Ask Amy: Estranged Husband Signs Up For Anger Management; Can things still work out?
Dear Amy: I am a 35 year old professional woman, recently separated from my husband of nine years.
Our marriage has been plagued by volatility due to his uncontrollable anger and my tumultuous relationship with alcohol during our relationship.
That being said, we have resolved most of our issues. He is my best friend.
I am in therapy and have a treatment team that has helped me overcome my alcohol abuse disorder, along with years of insecurity, codependency and anxiety.
I am in a good place and I no longer have room in my life for violence, anger and abuse.
My husband and I recently had an argument where he grabbed hold of me to get me out of a room.
I was shocked that he put his hands on me during an argument where we were both sober and working from home.
He has since apologized and signed up for anger management therapy. I’ve wanted him to do this for years, but I’m afraid it’s too late.
I have a graduate degree and am an assertive, independent woman who doesn’t take mischief.
With this situation, however, I feel anything but these things.
Am I completely off my rocker for thinking things could still work out between us? Or should I cut my losses and try to start my life over?
– Lamentable woman
Dear Woeful: You shouldn’t risk your physical or emotional safety — or your sobriety — to live with your husband.
From your account, it seems that the majority of your time together was marked by anger and conflict – on both sides. Can you move forward in a relationship where many triggers might remain, but all of your familiar coping mechanisms have been removed? You will have to see.
If you’ve been working on your sobriety program, I assume you’ve become familiar with the “one day at a time” model.
My point is that thinking about this as all or nothing may not be the wisest course right now.
You and him need to stay apart so you can both experience what life is like when you actually live differently as individuals in recovery.
The answer to your dilemma will likely present itself within the next six months or so.
Even if you decide to separate permanently, you shouldn’t have to give up on your friendship.
Dear Amy: My girlfriend and I have been together for about five years. We are both progressing in our careers and progressing personally, professionally and as a couple.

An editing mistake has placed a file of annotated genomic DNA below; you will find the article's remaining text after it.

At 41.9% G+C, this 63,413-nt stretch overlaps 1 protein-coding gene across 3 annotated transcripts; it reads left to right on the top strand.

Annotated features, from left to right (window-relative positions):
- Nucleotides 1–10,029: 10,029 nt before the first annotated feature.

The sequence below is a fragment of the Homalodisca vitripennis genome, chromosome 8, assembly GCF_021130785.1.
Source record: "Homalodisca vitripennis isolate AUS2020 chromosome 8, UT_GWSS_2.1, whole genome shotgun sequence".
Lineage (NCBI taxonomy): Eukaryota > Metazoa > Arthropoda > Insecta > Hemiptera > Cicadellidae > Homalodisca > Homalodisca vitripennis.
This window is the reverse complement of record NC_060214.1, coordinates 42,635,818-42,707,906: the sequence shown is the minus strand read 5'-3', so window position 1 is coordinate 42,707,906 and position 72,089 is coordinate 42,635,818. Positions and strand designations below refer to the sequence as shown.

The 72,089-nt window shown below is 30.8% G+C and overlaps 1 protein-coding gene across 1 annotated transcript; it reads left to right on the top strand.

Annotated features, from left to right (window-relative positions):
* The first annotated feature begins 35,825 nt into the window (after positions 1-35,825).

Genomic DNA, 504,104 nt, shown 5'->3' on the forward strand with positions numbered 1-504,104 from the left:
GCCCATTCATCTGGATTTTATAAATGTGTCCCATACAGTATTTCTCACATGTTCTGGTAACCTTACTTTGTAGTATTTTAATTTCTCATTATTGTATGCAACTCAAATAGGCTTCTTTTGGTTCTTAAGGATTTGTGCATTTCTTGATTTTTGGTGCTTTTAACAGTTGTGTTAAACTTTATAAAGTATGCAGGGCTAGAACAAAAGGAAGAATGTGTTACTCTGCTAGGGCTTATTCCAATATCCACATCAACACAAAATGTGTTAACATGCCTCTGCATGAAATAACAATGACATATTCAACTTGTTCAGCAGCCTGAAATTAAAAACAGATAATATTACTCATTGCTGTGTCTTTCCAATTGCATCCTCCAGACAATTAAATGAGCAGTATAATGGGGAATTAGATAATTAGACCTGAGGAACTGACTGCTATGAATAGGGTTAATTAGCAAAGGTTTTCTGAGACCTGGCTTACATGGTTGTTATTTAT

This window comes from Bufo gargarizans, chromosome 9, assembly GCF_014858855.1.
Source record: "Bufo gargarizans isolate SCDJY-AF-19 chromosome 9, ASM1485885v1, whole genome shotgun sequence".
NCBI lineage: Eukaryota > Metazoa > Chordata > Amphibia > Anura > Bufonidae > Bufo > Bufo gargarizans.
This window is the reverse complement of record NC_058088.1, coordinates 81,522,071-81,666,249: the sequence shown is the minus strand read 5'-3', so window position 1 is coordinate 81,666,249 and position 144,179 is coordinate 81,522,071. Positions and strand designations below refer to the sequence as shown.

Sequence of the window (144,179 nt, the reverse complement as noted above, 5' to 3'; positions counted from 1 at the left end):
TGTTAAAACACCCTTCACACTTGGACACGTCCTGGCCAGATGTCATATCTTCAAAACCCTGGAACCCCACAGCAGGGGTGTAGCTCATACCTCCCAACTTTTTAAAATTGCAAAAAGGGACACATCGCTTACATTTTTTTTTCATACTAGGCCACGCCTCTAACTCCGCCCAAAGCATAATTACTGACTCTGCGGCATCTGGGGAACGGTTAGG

We are at the point where we are ready to take the next step. My girlfriend wants to move to Florida. She wants me to come too, but she plans to go one way or the other in a year or two.
I love Florida, but all my friends and family are here in New England. My mother is independent and doesn’t necessarily rely on me, but she would be devastated if I left.
After my father passed away (about 10 years ago), my sister and mother relied on me to be there for them. Honestly, I would miss being there for them too.
I know I’ll always be within phone range, but that’s not the same.
I love my girlfriend more than anything and I don’t want to lose her, but I’m not sure I’m ready to walk away from home and everyone I know.
How do I make this decision – one way or the other?
Dear Uncertain: You should start by very honestly trying to decode your own motivations. Your mother would surely miss you, but would she be devastated? Tell him about it. Are you really needed by your family or are you afraid to move?
Being nervous about leaving home is completely natural. It speaks of your sensitive and compassionate nature.
You don’t need to have a definitive answer just yet. After your girlfriend moves out, you could move into a long-distance relationship, which should help clear up all of your competing priorities.
Dear Amy: Responding to “Bay Area Stepmom Cook,” whose son-in-law hates onions, she should cook the onions first. It takes that bitter taste away. They can be roasted or fried until they are light brown and develop a sweet taste.
Dear SC: Thanks for the suggestion, but judging from my mail, there are a lot of people who just don’t like onions!
“Stepmom Cook” saw this as a character flaw.
©2022 Amy Dickinson. Distributed by Tribune Content Agency, LLC.